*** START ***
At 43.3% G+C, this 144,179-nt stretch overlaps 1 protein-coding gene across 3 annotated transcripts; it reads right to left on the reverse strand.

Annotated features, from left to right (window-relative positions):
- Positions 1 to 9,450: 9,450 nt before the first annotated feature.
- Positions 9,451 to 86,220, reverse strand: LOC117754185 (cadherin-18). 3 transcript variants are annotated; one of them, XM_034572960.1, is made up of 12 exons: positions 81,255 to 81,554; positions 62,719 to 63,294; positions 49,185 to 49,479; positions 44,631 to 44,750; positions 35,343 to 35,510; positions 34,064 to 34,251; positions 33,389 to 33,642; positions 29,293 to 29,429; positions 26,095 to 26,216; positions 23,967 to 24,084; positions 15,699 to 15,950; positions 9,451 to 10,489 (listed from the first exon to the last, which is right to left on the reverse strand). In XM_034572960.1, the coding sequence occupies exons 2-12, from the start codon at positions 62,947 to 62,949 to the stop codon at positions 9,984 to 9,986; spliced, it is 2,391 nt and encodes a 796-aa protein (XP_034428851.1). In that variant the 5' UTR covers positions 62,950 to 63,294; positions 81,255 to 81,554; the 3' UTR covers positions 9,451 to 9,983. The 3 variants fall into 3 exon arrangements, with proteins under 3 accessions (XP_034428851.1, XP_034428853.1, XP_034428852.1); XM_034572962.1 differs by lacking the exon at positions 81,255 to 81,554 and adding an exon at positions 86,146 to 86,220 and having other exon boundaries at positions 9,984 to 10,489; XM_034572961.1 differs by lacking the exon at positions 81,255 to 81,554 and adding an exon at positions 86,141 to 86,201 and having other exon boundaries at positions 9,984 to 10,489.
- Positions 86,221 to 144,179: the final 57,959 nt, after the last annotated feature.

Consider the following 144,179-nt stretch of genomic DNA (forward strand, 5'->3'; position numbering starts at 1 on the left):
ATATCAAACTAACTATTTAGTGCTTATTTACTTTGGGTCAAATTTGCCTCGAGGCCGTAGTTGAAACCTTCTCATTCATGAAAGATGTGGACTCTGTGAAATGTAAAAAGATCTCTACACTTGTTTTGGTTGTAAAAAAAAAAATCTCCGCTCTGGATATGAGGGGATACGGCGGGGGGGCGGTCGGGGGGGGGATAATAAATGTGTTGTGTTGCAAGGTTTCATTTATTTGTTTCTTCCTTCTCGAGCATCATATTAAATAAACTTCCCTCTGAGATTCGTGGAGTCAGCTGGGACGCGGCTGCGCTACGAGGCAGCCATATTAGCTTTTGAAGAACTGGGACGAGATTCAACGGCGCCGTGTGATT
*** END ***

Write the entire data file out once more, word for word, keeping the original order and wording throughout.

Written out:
At 43.3% G+C, this 144,179-nt stretch overlaps 1 protein-coding gene across 3 annotated transcripts; it reads right to left on the reverse strand.

Annotated features, from left to right (window-relative positions):
- Positions 1 to 9,450: 9,450 nt before the first annotated feature.
- Positions 9,451 to 86,220, reverse strand: LOC117754185 (cadherin-18). 3 transcript variants are annotated; one of them, XM_034572960.1, is made up of 12 exons: positions 81,255 to 81,554; positions 62,719 to 63,294; positions 49,185 to 49,479; positions 44,631 to 44,750; positions 35,343 to 35,510; positions 34,064 to 34,251; positions 33,389 to 33,642; positions 29,293 to 29,429; positions 26,095 to 26,216; positions 23,967 to 24,084; positions 15,699 to 15,950; positions 9,451 to 10,489 (listed from the first exon to the last, which is right to left on the reverse strand). In XM_034572960.1, the coding sequence occupies exons 2-12, from the start codon at positions 62,947 to 62,949 to the stop codon at positions 9,984 to 9,986; spliced, it is 2,391 nt and encodes a 796-aa protein (XP_034428851.1). In that variant the 5' UTR covers positions 62,950 to 63,294; positions 81,255 to 81,554; the 3' UTR covers positions 9,451 to 9,983. The 3 variants fall into 3 exon arrangements, with proteins under 3 accessions (XP_034428851.1, XP_034428853.1, XP_034428852.1); XM_034572962.1 differs by lacking the exon at positions 81,255 to 81,554 and adding an exon at positions 86,146 to 86,220 and having other exon boundaries at positions 9,984 to 10,489; XM_034572961.1 differs by lacking the exon at positions 81,255 to 81,554 and adding an exon at positions 86,141 to 86,201 and having other exon boundaries at positions 9,984 to 10,489.
- Positions 86,221 to 144,179: the final 57,959 nt, after the last annotated feature.

Consider the following 144,179-nt stretch of genomic DNA (forward strand, 5'->3'; position numbering starts at 1 on the left):
ATATCAAACTAACTATTTAGTGCTTATTTACTTTGGGTCAAATTTGCCTCGAGGCCGTAGTTGAAACCTTCTCATTCATGAAAGATGTGGACTCTGTGAAATGTAAAAAGATCTCTACACTTGTTTTGGTTGTAAAAAAAAAAATCTCCGCTCTGGATATGAGGGGATACGGCGGGGGGGCGGTCGGGGGGGGGATAATAAATGTGTTGTGTTGCAAGGTTTCATTTATTTGTTTCTTCCTTCTCGAGCATCATATTAAATAAACTTCCCTCTGAGATTCGTGGAGTCAGCTGGGACGCGGCTGCGCTACGAGGCAGCCATATTAGCTTTTGAAGAACTGGGACGAGATTCAACGGCGCCGTGTGATT